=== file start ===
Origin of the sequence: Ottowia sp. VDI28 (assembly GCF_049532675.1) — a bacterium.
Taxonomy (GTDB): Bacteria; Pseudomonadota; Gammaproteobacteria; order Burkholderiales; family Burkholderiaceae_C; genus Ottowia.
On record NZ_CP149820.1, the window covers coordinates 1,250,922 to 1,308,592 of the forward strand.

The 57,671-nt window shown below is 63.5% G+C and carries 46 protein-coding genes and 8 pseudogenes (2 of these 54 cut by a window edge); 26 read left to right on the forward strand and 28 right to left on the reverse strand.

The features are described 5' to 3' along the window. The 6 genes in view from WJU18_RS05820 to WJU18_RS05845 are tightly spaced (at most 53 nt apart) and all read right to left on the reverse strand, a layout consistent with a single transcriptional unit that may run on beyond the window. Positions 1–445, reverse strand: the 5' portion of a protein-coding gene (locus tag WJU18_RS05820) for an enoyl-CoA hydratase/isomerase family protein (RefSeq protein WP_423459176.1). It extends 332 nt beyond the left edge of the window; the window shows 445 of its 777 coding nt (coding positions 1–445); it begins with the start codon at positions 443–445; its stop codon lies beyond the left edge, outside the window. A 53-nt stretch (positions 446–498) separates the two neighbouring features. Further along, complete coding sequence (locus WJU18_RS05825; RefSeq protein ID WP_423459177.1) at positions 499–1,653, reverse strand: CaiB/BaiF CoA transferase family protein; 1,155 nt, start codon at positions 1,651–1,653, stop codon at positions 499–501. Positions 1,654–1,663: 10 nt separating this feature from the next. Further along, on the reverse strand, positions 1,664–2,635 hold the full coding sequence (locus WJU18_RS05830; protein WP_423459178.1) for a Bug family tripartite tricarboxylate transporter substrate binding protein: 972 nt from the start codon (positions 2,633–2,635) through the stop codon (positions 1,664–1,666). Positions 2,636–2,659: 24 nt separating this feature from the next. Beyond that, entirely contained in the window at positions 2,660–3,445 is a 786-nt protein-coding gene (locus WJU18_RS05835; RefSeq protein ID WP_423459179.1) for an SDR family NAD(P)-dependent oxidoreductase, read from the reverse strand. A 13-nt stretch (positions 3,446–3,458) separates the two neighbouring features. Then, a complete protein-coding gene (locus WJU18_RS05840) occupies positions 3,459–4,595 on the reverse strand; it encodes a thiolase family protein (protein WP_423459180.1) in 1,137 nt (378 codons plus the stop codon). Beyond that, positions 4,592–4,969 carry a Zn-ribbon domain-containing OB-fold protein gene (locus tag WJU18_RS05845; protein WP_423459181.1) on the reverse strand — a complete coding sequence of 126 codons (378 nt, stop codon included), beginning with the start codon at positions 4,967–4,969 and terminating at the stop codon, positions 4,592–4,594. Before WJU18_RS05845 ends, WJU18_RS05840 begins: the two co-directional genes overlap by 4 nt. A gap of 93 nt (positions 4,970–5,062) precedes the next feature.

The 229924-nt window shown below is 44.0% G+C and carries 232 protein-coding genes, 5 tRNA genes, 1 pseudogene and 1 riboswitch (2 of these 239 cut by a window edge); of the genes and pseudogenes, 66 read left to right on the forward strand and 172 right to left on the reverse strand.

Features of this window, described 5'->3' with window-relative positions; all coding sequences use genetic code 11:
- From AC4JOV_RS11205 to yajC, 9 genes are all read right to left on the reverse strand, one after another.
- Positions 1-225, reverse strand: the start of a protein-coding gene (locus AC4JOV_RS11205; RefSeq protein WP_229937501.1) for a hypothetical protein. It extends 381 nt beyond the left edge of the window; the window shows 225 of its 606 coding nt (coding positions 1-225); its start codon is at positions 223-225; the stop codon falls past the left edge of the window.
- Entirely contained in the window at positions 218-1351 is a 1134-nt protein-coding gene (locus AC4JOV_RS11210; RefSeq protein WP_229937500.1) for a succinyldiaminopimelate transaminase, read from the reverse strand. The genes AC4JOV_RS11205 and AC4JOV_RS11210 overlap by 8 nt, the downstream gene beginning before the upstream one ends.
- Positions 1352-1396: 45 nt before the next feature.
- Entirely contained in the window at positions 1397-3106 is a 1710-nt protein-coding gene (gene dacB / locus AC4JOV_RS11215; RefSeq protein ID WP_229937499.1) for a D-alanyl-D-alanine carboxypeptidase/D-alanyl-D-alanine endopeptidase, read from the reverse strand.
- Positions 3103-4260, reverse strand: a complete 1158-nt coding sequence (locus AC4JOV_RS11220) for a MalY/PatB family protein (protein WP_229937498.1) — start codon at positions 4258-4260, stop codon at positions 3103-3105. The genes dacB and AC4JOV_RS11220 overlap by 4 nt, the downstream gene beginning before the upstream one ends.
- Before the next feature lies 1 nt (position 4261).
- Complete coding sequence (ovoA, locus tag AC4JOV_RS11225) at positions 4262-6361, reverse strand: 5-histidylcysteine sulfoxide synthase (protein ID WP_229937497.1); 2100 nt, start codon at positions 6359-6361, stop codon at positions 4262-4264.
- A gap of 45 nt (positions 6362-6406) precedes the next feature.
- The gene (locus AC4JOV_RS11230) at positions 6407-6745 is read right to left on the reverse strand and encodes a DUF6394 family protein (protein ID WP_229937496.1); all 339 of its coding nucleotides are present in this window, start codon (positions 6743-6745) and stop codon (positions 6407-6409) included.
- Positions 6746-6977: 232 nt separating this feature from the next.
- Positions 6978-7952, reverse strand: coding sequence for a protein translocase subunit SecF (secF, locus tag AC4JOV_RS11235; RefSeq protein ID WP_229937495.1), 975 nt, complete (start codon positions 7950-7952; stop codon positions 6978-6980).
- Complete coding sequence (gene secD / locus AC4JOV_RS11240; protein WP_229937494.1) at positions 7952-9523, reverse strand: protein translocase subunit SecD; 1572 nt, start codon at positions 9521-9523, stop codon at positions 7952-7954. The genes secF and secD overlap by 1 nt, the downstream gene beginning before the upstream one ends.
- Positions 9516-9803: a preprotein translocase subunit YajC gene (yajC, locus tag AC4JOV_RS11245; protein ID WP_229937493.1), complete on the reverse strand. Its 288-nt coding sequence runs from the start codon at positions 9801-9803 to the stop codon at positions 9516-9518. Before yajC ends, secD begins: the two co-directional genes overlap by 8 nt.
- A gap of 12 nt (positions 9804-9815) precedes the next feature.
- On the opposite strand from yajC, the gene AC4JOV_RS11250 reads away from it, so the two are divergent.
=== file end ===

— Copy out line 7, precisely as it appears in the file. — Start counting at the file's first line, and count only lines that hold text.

Features of this window, described 5'->3' with window-relative positions; all coding sequences use genetic code 11: